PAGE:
All that we know of the psychology of Thales is summed up in the famous maxim, "Know thyself," a maxim which, taken in connection with the proven receptivity of the philosopher's mind, suggests to us a marvellously rounded personality.

The disciples or successors of Thales, Anaximander and Anaximenes, were credited with advancing knowledge through the invention or introduction of the sundial. We may be sure, however, that the gnomon, which is the rudimentary sundial, had been known and used from remote periods in the Orient, and the most that is probable is that Anaximander may have elaborated some special design, possibly the bowl- shaped sundial, through which the shadow of the gnomon would indicate the time. The same philosopher is said to have made the first sketch of a geographical map, but this again is a statement which modern researches have shown to be fallacious, since a Babylonian attempt at depicting the geography of the world is still preserved to us on a clay tablet. Anaximander may, however, have been the first Greek to make an attempt of this kind. Here again the influence of Babylonian science upon the germinating Western thought is suggested.

It is said that Anaximander departed from Thales's conception of the earth, and, it may be added, from the Babylonian conception also, in that he conceived it as a cylinder, or rather as a truncated cone, the upper end of which is the habitable portion. This conception is perhaps the first of these guesses through which the Greek mind attempted to explain the apparent fixity of the earth. To ask what supports the earth in space is most natural, but the answer given by Anaximander, like that more familiar Greek solution which transformed the cone, or cylinder, into the giant Atlas, is but another illustration of that substitution of unwarranted inference for scientific induction which we have already so often pointed out as characteristic of the primitive stages of thought.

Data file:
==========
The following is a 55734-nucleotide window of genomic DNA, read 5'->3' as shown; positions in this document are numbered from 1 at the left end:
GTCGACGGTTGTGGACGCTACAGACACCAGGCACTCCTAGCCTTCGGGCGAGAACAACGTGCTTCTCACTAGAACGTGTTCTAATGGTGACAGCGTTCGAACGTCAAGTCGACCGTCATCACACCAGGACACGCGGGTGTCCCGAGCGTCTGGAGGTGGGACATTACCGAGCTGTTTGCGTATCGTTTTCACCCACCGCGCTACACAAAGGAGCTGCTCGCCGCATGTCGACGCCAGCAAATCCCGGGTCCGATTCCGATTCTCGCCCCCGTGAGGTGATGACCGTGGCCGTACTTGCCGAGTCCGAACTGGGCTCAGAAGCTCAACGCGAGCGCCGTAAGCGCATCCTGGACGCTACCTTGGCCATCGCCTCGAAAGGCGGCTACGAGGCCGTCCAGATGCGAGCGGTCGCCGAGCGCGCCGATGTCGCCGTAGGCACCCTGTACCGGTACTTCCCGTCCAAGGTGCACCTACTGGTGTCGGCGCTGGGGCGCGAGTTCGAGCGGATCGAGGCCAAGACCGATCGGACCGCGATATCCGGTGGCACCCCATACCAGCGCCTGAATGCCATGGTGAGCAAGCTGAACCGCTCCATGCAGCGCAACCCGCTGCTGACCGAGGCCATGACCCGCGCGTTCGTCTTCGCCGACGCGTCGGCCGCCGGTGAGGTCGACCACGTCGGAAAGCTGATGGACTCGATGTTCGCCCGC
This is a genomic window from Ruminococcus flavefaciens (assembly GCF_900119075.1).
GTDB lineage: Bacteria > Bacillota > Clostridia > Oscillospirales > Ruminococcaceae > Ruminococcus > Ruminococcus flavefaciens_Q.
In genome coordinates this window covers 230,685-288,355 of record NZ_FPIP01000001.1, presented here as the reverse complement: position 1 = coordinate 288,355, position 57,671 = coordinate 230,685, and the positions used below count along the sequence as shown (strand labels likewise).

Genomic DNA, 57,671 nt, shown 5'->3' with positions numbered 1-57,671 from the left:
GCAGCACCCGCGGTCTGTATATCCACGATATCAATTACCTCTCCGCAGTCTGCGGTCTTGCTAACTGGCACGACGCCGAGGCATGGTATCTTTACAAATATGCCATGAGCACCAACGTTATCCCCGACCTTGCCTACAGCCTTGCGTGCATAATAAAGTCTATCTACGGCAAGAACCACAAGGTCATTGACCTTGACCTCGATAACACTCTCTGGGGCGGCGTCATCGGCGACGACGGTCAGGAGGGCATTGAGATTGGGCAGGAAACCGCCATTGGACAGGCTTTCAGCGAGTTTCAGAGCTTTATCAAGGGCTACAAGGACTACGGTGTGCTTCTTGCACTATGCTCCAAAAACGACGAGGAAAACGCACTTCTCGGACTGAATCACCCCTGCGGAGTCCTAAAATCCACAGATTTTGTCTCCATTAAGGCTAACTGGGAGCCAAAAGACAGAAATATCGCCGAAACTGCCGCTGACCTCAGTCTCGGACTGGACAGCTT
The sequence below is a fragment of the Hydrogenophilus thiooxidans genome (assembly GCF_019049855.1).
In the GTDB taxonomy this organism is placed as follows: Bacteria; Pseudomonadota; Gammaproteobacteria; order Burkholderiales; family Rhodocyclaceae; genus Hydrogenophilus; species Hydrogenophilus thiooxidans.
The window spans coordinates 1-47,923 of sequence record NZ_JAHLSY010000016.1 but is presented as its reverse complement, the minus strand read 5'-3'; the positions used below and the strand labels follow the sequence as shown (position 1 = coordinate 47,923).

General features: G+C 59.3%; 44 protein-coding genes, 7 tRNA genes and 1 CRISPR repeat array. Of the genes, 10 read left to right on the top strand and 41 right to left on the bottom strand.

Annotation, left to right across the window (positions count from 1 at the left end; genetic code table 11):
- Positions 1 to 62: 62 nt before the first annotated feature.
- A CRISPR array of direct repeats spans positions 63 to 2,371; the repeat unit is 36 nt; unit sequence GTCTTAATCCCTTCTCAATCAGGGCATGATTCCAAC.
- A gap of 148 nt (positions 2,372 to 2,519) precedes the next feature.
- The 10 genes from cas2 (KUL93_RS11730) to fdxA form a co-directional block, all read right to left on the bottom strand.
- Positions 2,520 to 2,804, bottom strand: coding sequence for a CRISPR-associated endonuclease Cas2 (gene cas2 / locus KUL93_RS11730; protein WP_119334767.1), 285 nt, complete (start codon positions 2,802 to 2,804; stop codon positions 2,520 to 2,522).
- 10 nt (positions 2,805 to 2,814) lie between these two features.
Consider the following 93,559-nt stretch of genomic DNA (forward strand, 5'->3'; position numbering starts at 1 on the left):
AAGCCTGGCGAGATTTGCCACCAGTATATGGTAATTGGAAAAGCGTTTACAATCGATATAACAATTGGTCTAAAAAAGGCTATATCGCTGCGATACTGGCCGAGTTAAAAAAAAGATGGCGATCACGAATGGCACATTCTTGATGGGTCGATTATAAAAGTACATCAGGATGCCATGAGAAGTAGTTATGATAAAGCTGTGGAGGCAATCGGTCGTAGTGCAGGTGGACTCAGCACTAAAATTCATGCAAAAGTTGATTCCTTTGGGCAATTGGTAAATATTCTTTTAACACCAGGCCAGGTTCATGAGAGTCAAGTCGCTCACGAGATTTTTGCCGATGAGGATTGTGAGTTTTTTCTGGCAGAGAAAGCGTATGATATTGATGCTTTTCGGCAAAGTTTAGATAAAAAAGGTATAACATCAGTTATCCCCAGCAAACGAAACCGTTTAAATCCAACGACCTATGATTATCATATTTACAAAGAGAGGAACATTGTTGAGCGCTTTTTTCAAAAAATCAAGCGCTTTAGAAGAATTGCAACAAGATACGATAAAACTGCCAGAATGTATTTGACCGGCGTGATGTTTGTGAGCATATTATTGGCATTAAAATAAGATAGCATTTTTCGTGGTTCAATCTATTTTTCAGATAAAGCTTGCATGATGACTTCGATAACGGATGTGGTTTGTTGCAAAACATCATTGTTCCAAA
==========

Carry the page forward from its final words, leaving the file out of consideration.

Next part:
Anaximander held at least one theory which, as vouched for by various copyists and commentators, entitles him to be considered perhaps the first teacher of the idea of organic evolution. According to this idea, man developed from a fishlike ancestor, "growing up as sharks do until able to help himself and then coming forth on dry land."[1] The thought here expressed finds its germ, perhaps, in the Babylonian conception that everything came forth from a chaos of waters. Yet the fact that the thought of Anaximander has come down to posterity through such various channels suggests that the Greek thinker had got far enough away from the Oriental conception to make his view seem to his contemporaries a novel and individual one. Indeed, nothing we know of the Oriental line of thought conveys any suggestion of the idea of transformation of species, whereas that idea is distinctly formulated in the traditional views of Anaximander.